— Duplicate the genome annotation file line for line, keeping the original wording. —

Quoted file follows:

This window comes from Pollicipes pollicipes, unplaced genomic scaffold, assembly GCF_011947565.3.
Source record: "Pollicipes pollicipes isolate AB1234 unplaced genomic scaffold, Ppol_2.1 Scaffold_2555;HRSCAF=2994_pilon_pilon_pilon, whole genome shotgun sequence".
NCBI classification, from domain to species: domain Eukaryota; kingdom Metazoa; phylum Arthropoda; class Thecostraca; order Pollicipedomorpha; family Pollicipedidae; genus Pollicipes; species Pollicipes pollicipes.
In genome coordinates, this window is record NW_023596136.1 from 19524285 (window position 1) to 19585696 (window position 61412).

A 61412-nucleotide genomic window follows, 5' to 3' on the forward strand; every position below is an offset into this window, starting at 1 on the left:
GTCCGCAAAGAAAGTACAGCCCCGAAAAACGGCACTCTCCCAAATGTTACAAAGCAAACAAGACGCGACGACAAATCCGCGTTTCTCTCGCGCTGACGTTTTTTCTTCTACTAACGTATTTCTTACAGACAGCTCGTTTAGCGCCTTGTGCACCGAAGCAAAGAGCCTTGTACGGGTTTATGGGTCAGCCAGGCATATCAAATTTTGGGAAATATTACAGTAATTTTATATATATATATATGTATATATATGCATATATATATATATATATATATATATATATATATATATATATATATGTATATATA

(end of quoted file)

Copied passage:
This window comes from Pollicipes pollicipes, unplaced genomic scaffold, assembly GCF_011947565.3.
Source record: "Pollicipes pollicipes isolate AB1234 unplaced genomic scaffold, Ppol_2.1 Scaffold_2555;HRSCAF=2994_pilon_pilon_pilon, whole genome shotgun sequence".
NCBI classification, from domain to species: domain Eukaryota; kingdom Metazoa; phylum Arthropoda; class Thecostraca; order Pollicipedomorpha; family Pollicipedidae; genus Pollicipes; species Pollicipes pollicipes.
In genome coordinates, this window is record NW_023596136.1 from 19524285 (window position 1) to 19585696 (window position 61412).

A 61412-nucleotide genomic window follows, 5' to 3' on the forward strand; every position below is an offset into this window, starting at 1 on the left:
GTCCGCAAAGAAAGTACAGCCCCGAAAAACGGCACTCTCCCAAATGTTACAAAGCAAACAAGACGCGACGACAAATCCGCGTTTCTCTCGCGCTGACGTTTTTTCTTCTACTAACGTATTTCTTACAGACAGCTCGTTTAGCGCCTTGTGCACCGAAGCAAAGAGCCTTGTACGGGTTTATGGGTCAGCCAGGCATATCAAATTTTGGGAAATATTACAGTAATTTTATATATATATATATGTATATATATGCATATATATATATATATATATATATATATATATATATATATATATATGTATATATA